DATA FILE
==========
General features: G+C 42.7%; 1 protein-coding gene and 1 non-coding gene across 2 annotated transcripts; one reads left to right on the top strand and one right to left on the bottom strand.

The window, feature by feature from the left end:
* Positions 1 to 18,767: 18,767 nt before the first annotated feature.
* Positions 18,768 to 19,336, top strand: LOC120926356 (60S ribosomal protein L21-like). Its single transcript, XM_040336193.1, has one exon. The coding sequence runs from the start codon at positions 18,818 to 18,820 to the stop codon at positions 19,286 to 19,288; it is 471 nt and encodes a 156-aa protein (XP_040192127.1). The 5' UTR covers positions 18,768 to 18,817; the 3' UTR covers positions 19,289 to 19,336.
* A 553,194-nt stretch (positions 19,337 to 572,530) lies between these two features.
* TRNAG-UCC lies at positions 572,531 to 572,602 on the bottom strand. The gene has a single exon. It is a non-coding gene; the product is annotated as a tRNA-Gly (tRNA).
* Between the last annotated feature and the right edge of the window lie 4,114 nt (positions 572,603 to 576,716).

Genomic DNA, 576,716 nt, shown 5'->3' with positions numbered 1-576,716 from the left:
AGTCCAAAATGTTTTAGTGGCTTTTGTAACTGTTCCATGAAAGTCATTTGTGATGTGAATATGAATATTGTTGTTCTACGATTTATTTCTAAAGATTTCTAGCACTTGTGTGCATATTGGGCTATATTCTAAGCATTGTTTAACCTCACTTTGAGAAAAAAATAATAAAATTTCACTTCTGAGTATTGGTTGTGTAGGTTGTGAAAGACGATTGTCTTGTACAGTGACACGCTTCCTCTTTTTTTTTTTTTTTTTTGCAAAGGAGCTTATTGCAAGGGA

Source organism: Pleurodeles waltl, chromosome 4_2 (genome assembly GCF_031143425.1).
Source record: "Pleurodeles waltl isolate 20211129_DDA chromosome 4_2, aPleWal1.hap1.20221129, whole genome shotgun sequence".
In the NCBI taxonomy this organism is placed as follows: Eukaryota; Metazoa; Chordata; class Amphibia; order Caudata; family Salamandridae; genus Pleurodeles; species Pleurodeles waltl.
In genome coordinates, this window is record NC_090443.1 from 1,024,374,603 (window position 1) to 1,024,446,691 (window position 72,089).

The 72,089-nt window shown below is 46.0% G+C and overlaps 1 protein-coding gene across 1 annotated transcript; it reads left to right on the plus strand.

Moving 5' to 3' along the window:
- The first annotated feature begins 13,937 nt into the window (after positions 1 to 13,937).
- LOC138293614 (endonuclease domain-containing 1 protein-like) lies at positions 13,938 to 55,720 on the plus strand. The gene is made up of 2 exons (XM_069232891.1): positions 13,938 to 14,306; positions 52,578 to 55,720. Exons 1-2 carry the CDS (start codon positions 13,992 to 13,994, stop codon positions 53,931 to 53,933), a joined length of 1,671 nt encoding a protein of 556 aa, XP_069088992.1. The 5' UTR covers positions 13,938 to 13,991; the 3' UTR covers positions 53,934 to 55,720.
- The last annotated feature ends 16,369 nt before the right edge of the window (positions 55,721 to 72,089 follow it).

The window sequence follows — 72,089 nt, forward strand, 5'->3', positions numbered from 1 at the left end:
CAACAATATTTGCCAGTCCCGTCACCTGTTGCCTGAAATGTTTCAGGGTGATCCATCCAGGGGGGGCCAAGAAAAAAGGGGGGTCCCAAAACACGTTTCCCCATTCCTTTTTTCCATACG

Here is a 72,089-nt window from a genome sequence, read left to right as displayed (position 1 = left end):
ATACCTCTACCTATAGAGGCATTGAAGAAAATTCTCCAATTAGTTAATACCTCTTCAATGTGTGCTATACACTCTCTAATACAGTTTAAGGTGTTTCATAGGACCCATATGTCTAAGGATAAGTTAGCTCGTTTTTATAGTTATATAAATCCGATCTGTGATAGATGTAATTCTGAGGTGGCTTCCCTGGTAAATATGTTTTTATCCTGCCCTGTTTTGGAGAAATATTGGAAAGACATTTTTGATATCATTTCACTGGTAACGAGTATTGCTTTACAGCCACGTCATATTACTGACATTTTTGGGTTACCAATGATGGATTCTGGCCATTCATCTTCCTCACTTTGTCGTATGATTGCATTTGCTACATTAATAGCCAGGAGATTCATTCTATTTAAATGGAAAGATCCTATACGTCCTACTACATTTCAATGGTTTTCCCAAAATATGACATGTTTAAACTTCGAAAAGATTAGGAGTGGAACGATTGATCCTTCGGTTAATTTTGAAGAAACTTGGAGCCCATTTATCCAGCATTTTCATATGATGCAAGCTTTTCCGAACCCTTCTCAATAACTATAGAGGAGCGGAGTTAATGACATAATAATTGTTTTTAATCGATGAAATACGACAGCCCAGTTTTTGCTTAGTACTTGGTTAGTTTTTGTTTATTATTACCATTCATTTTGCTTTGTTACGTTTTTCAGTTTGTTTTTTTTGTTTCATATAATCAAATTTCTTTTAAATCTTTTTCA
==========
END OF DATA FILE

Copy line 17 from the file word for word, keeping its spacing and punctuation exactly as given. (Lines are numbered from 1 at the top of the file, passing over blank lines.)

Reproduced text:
- LOC138293614 (endonuclease domain-containing 1 protein-like) lies at positions 13,938 to 55,720 on the plus strand. The gene is made up of 2 exons (XM_069232891.1): positions 13,938 to 14,306; positions 52,578 to 55,720. Exons 1-2 carry the CDS (start codon positions 13,992 to 13,994, stop codon positions 53,931 to 53,933), a joined length of 1,671 nt encoding a protein of 556 aa, XP_069088992.1. The 5' UTR covers positions 13,938 to 13,991; the 3' UTR covers positions 53,934 to 55,720.